Dollars
(Photo credit: Images_of_Money)

Let me be blunt: using price per terabyte as the measure of a data warehouse platform is holding back the entire business intelligence industry.

Consider this… The Five Minute Rule (see here and here) clearly describes the economics of HW technology… suggesting exactly when data should be retained in memory versus when it may be moved to a peripheral device. But vendors who add sufficient memory to abide by the Rule find themselves significantly improving the price/performance of their products but weakening their price/TB and therefore weakening their competitive position.

We see this all of the time. Almost every database system could benefit from a little more memory. The more modern systems which use a data flow paradigm, Greenplum for example, try to minimize I/O by using memory effectively. But the incentive is to keep the memory configured low to keep their price/TB down. Others, like Teradata, use memory carefully (see here) and write intermediate results to disk or SSD to keep their price/TB down… but they violate the Five Minute Rule with each spool I/O. Note that this is not a criticism of Teradata… they could use more memory to good effect… but the use of price/TB as the guiding principle dissuades them.

Now comes Amazon Redshift… with the lowest imaginable price/TB… and little mention of price/performance at all. Again, do not misunderstand… I think that Redshift is a good thing. Customers should have options that trade-off performance for price… and there are other things I like about Redshift that I’ll save for another post. But if price/TB is the only measure then performance becomes far too unimportant. When price/TB is the driver performance becomes just a requirement to be met. The result is that today adequate performance is OK if the price/TB is low. Today IT departments are judged harshly for spending too much per terabyte… and judged less harshly or excused if performance becomes barely adequate or worse.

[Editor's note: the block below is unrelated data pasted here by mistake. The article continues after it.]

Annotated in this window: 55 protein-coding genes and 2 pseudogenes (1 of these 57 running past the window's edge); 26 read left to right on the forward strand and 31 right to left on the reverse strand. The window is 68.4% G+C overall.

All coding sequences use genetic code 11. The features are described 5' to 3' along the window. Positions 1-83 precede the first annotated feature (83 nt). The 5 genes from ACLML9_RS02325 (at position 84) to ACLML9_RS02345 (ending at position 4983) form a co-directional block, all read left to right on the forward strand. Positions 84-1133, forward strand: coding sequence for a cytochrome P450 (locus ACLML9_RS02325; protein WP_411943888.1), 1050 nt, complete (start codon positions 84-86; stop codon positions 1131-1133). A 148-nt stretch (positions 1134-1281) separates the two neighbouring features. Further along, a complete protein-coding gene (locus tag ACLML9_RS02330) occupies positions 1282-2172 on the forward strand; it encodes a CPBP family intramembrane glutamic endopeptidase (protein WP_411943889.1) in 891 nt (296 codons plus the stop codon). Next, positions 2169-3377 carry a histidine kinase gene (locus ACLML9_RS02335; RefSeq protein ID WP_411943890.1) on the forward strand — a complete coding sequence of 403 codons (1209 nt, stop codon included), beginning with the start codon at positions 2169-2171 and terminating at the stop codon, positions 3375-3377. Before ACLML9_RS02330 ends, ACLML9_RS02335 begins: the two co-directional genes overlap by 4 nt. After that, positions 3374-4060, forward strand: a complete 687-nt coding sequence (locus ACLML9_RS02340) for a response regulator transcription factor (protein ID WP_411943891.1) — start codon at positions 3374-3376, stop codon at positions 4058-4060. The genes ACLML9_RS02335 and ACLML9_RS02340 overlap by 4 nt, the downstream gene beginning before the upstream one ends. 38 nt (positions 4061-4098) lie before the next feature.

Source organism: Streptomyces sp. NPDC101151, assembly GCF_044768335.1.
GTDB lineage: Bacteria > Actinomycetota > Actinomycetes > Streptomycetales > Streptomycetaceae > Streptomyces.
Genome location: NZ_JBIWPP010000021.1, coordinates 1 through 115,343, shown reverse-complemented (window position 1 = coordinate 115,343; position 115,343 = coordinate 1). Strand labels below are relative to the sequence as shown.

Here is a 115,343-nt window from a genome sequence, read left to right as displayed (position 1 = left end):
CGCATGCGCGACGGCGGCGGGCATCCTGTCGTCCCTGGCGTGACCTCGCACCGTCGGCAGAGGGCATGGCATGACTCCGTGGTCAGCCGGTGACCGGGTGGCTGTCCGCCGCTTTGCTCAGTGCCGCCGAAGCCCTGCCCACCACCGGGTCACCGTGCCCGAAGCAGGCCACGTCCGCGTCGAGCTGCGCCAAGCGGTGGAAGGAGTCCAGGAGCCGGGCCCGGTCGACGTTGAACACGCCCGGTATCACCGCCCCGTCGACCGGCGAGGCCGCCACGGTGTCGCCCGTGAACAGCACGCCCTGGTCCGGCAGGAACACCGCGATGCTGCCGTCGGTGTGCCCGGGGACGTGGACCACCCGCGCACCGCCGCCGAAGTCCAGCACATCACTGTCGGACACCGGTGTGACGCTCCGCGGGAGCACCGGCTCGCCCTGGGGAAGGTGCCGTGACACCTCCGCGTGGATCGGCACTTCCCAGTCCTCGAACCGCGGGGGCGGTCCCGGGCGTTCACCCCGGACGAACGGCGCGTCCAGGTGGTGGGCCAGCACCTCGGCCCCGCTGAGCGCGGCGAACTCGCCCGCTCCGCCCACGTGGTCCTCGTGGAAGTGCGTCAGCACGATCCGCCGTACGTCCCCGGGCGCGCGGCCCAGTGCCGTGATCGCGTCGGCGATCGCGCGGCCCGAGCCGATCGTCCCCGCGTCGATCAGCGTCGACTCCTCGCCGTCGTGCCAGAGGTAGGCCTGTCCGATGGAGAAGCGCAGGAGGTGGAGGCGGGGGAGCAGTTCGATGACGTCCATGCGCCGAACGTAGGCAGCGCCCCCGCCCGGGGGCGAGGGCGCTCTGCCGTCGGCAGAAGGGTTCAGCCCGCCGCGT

I believe that in the next year or two that every BI/DW eco-system will be confronted with the reality of providing sub-three second response to every query as users move to mobile devices: phones, tablets, watches, etc. IT departments will be faced with two options:

  1. They can procure more expensive systems with a high price/TB ratio… but with an effective price/performance ratio and change the driving metric… or
  2. They can continue to buy inexpensive systems based on a low price/TB and then spend staff dollars to build query-specific data structures (aggregates, materialized views, data marts, etc.) to achieve the required performance.

It is time for price/performance to become the driver and support for some number of TBs to be a requirement. This will delight users who will appreciate better, not adequate, performance. It will lower the TCO by reducing the cost of developing and operating query-specific systems and structures. It will provide the agility so missed in the DW space by letting companies use hardware performance to solve problems instead of people. It is time.